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This article was published on March 17, 2016


User details can reportedly be exposed on over 95% of HTTPS connections

User details can reportedly be exposed on over 95% of HTTPS connections
Kirsty Styles
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Kirsty Styles

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Kirsty Styles is a journalist who lives in Hackney. She was previously editor at Tech City News and is now a reporter at The Next Web. She l Kirsty Styles is a journalist who lives in Hackney. She was previously editor at Tech City News and is now a reporter at The Next Web. She loves tech for good, cleantech, edtech, assistive tech, politech (?), diversity in tech.

Google is taking the lead on trying to move the whole Web over to ‘secure’ HTTPS browsing – indeed the company rather bravely admitted that even it’s falling short for its users – but there’s another snag.

Lots of researchers are already using machine learning techniques to demonstrate that this is all kind of junk.

The latest is a university team in Israel that has published a paper showing they were able to identify your OS, browser and what program you’re using on desktop up to a 96 percent accuracy rate on 20,000 pieces of data gathered.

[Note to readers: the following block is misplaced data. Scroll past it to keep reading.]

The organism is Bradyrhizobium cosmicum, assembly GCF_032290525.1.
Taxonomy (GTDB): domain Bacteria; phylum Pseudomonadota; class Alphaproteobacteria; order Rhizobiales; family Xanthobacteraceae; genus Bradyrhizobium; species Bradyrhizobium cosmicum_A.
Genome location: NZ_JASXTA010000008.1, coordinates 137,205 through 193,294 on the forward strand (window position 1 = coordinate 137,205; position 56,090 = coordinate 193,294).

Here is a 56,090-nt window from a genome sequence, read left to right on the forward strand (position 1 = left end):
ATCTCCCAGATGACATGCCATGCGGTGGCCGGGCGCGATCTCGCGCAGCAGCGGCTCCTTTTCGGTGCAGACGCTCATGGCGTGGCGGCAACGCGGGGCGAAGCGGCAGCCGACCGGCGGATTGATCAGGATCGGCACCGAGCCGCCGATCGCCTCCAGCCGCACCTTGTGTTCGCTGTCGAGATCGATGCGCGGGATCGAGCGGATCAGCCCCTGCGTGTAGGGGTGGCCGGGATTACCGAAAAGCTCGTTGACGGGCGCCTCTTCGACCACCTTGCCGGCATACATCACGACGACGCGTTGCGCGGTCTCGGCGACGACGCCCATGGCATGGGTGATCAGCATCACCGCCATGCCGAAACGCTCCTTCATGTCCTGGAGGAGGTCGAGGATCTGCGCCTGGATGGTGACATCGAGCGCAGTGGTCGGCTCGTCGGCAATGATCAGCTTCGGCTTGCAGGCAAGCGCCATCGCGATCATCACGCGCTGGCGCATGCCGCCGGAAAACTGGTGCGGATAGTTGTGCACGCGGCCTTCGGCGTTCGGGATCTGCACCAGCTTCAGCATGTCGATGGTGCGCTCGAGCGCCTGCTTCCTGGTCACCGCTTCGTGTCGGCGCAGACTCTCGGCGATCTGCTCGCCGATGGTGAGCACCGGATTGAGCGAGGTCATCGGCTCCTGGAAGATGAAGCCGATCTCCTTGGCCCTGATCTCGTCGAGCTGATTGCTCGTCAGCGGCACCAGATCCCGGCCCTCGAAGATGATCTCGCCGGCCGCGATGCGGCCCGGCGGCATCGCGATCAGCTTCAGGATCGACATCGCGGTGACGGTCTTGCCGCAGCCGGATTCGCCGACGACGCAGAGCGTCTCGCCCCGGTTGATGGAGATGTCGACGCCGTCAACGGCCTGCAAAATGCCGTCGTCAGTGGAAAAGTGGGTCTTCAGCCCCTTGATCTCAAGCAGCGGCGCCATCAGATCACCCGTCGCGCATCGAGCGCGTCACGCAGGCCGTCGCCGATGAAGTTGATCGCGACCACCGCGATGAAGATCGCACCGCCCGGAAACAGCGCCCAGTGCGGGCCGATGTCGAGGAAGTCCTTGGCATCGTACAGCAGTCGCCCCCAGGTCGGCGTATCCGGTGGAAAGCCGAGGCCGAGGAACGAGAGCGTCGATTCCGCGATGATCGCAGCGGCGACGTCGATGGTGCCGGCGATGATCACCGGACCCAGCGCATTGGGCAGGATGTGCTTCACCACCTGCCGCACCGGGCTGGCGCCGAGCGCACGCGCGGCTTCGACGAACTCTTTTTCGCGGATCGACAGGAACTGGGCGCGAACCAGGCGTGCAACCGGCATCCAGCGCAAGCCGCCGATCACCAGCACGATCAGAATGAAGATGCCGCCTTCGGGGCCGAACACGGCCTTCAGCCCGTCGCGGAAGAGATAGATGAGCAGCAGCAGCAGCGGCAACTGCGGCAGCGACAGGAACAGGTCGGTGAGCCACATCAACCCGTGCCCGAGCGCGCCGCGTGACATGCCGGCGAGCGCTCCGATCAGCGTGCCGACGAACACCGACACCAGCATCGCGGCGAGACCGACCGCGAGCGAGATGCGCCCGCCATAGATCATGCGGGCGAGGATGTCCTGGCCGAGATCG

The team looked at traffic at the network level being sent and received, along with the size and frequency of transmission, to reveal patterns that could identify these reasonably sensitive bits of information.

The technique worked whether the computer was on Windows, Linux-Ubuntu or OSX, using Chrome, Internet Explorer, Firefox or Safari, and when accessing YouTube, Facebook and Twitter.

The potential consequences?

An eavesdropper can easily leverage the information about the user to fit an optimal attack vector. A passive adversary may also collect statistics about groups of users for improving their marketing strategy. In addition, an attacker may use tuples statistics [Python list technique for data analysis] for identifying a specific person.

In introducing their work, the researchers cite tens of other papers that have used passive methods like these to gather data from encrypted network traffic.

One showed how statistical computing methods could correctly identify encrypted web pages even when the person was using Tor.

Tin foil hats all round!

Analyzing HTTPS encrypted traffic to identify user’s operating system, browser and application [Ariel University via The Register]